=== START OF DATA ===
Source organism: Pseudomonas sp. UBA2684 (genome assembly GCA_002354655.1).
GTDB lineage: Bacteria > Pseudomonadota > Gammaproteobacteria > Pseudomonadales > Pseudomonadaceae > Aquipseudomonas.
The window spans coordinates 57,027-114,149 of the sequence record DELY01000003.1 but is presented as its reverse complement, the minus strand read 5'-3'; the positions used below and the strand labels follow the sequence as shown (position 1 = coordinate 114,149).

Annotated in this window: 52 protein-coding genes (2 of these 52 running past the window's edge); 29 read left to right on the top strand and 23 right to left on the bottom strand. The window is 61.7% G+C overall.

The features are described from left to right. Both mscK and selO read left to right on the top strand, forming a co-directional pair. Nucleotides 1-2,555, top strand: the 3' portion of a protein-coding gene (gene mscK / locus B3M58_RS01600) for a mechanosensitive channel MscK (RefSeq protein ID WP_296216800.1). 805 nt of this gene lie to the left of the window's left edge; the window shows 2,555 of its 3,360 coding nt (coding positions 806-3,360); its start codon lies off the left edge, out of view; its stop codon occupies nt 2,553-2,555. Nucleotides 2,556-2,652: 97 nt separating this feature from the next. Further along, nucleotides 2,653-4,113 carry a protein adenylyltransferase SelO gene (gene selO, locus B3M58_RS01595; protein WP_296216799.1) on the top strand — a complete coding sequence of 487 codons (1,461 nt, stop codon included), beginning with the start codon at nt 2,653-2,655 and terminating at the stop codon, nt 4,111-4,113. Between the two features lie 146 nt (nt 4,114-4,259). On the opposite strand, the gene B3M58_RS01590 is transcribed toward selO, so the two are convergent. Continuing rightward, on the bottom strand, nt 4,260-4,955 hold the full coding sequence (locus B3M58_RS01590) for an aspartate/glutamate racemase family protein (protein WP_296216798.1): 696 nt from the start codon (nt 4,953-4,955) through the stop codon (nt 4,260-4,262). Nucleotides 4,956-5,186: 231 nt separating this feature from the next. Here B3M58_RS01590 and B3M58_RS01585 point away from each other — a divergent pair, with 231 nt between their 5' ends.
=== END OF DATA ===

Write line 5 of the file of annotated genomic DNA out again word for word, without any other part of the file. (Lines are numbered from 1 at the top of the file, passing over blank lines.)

The features are described from left to right. Both mscK and selO read left to right on the top strand, forming a co-directional pair. Nucleotides 1-2,555, top strand: the 3' portion of a protein-coding gene (gene mscK / locus B3M58_RS01600) for a mechanosensitive channel MscK (RefSeq protein ID WP_296216800.1). 805 nt of this gene lie to the left of the window's left edge; the window shows 2,555 of its 3,360 coding nt (coding positions 806-3,360); its start codon lies off the left edge, out of view; its stop codon occupies nt 2,553-2,555. Nucleotides 2,556-2,652: 97 nt separating this feature from the next. Further along, nucleotides 2,653-4,113 carry a protein adenylyltransferase SelO gene (gene selO, locus B3M58_RS01595; protein WP_296216799.1) on the top strand — a complete coding sequence of 487 codons (1,461 nt, stop codon included), beginning with the start codon at nt 2,653-2,655 and terminating at the stop codon, nt 4,111-4,113. Between the two features lie 146 nt (nt 4,114-4,259). On the opposite strand, the gene B3M58_RS01590 is transcribed toward selO, so the two are convergent. Continuing rightward, on the bottom strand, nt 4,260-4,955 hold the full coding sequence (locus B3M58_RS01590) for an aspartate/glutamate racemase family protein (protein WP_296216798.1): 696 nt from the start codon (nt 4,953-4,955) through the stop codon (nt 4,260-4,262). Nucleotides 4,956-5,186: 231 nt separating this feature from the next. Here B3M58_RS01590 and B3M58_RS01585 point away from each other — a divergent pair, with 231 nt between their 5' ends.